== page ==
Yesterday I finished a new movie. The still featured here is the first frame of Lifetimes Of Snow, an unabashedly loving portrait of my friend Jim. Here’s what I wrote in my initial proposal to the folks at Make Something Edmonton:
“Jim Cuming, who makes music under the moniker Jom Comyn, introduced me to Edmonton’s independent music scene back in 2008, when the thought of becoming a filmmaker was just starting to percolate inside my tragically naive and vulnerable 19-year-old brain. Through Jim, I was welcomed into this incredible family of thoughtful, compassionate musicians, all so different in how they perform and play music, but united in their common love of art. It was as though we were all drawn to this small bonfire in the seemingly eternal night of our winter city, and we huddled together for warmth with our guitars and drums and our distortion pedals. It was, and is, the greatest feeling of solidarity I have ever experienced. It couldn’t happen, for me at least, anywhere but The City Of Edmonton. And the more I talk with people about this (as one must -aggravatingly- continually justify why they would ever move back from the “paradise” that is Vancouver, as I did), the more I realize that this experience is not unique to me. Whether it’s the arts community, the theatre scene, or a group of small business owners, Edmonton is a place where people feel supported and inspired to create.”
The challenge was to create something that spoke about Edmonton while not falling into the trap of boosterism. I knew that if I had the opportunity to make a film about Jim, he could say everything I know to be true about this city much more eloquently than I ever could. But because an honest representation of Edmonton would make no effort to hide its many blemishes, I didn’t expect the jury to jump at my proposal. But lo and behold, they did, and so here we are.
Having a little bit of money to make the film allowed me to take the opportunity to do something I hadn’t done since film school: shoot actual motion picture film again. For Lifetimes Of Snow, my brilliant cinematographer aAron and I shot about five hundred feet of 16mm and five hundred feet of Super8. Mixing these formats with pristine D-Cinema images from Clearwater Documentary‘s F-55 (which travelled all over the world on their Great Human Odyssey shoot) worked even better than I’d hoped. It was really fun to play with the flares you get when you roll out on a roll of film and overlay them throughout the edit, particularly on a cut involving a format change. I edited the film ostensibly over three late nights (I stayed up until 5 AM on Tuesday and spent the rest of the week in sort of a daze…). I found I could only edit at night for two reasons: 1) There are things one can only do during the day while other people are awake and 2) It was the only time I could get into a headspace that suited the atmosphere of the film, which is naturally informed by Jim’s music.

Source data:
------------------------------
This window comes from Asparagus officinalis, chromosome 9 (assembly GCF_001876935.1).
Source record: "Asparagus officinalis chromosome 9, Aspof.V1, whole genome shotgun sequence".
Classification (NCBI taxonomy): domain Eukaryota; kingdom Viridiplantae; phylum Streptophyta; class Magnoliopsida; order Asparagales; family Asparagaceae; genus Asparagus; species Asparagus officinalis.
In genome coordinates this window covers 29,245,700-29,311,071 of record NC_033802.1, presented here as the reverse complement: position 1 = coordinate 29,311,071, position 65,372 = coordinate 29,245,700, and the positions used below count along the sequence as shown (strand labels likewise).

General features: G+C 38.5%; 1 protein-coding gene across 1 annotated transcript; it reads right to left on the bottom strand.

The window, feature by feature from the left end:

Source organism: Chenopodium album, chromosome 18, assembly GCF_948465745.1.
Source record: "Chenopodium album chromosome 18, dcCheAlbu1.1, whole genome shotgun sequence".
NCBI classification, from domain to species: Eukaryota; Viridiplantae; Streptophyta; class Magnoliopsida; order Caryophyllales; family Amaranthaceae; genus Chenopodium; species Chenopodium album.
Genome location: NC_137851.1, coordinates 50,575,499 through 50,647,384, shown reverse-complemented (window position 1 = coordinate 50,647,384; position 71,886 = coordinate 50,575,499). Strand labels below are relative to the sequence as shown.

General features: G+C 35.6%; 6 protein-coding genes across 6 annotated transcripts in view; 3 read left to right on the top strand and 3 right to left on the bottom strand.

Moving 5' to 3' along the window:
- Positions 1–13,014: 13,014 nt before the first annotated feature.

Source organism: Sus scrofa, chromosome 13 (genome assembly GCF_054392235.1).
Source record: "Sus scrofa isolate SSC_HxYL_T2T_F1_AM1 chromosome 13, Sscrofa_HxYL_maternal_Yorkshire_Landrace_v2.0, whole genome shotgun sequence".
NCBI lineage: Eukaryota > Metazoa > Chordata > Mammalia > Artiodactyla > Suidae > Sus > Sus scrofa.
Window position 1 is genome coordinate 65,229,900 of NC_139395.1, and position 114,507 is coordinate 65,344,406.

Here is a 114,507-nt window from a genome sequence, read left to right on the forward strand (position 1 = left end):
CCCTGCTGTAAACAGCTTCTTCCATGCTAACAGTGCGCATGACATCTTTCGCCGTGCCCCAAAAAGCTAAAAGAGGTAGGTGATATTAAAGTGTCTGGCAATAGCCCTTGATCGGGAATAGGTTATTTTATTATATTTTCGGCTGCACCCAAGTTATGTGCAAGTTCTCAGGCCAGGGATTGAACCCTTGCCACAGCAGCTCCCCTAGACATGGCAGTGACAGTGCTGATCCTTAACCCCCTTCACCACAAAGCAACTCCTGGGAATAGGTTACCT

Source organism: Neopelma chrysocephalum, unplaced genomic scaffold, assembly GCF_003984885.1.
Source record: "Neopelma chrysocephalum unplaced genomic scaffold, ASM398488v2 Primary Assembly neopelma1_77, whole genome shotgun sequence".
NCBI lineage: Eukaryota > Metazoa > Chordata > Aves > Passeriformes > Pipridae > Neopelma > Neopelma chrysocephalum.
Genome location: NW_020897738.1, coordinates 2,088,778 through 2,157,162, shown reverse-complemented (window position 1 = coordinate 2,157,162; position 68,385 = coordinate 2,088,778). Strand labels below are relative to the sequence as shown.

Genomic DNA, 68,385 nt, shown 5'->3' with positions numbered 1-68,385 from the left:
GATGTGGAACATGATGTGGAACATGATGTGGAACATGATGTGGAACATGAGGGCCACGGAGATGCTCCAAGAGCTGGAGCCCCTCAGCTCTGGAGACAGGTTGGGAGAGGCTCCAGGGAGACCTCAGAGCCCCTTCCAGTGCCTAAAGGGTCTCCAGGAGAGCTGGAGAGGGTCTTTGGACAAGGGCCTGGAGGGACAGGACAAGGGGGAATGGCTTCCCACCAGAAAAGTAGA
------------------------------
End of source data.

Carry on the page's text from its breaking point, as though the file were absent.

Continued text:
The VO in the film comes from having recorded a conversation Jim and I had over dinner at my apartment. I asked him standard questions like “how did you get started playing music and writing songs, what was it like growing up in the country, what’s the deal w/ Edmonton etc.?” Then I listened back to the probably 60 mins or so worth of audio and out of that “scripted” my favourite lines that he had said, and then had him re-record them with a better microphone over at his apartment on a Sunday afternoon.
My favourite scene is the song at the end. Coming into that night, I had no idea what Jim was going to play. But he told me he had something that was under three minutes (a necessity for the film’s 10 minute runtime requirement) and I just knew that it would be good, whatever it was. I honestly don’t think I’d ever heard the song before he played it on the first take. I must’ve heard it…he told me it was his opener on his last little tour out east and he must’ve done some sort of kick-off before he left…but I don’t remember. In any case, I knew the song was going to be good, but I didn’t know it was going to be the absolute perfect song to end the movie, which it is. As we were lighting that scene and figuring out what the blocking would be, we had Jim initially under the light so you could see him more clearly – you know, like you’re supposed to with your talent. But as we got closer and closer to being ready to roll, I could tell aAron wasn’t happy with how the shot looked. Finally he said “what if we put him in front of the light.” Perfect. Amazing. I’m so glad everyone had something to focus on while we were rolling so that the couldn’t see my giddy child-like smile from behind the monitor as the camera pushed in on Jim and that reverb-laden guitar rung out and bounced around those old wooden walls at Space on that first take. It’s the happiest I’ve been making a movie in a long time.
For me this film was about not worrying so much about what the next thing should be and just making something that I knew I would like. Maybe that’s selfish – oh well. I’m so happy to have this little time capsule finished.
Lifetimes Of Snow will premiere at FAVA Fest on Thursday, April 16th at The Metro Cinema in Edmonton. If you would like to see it before then, or you don’t live in Edmonton, please send me an email at firstname.lastname@example.org and I will be happy to send you a link.
Until next time.
Dylan – Edmonton, AB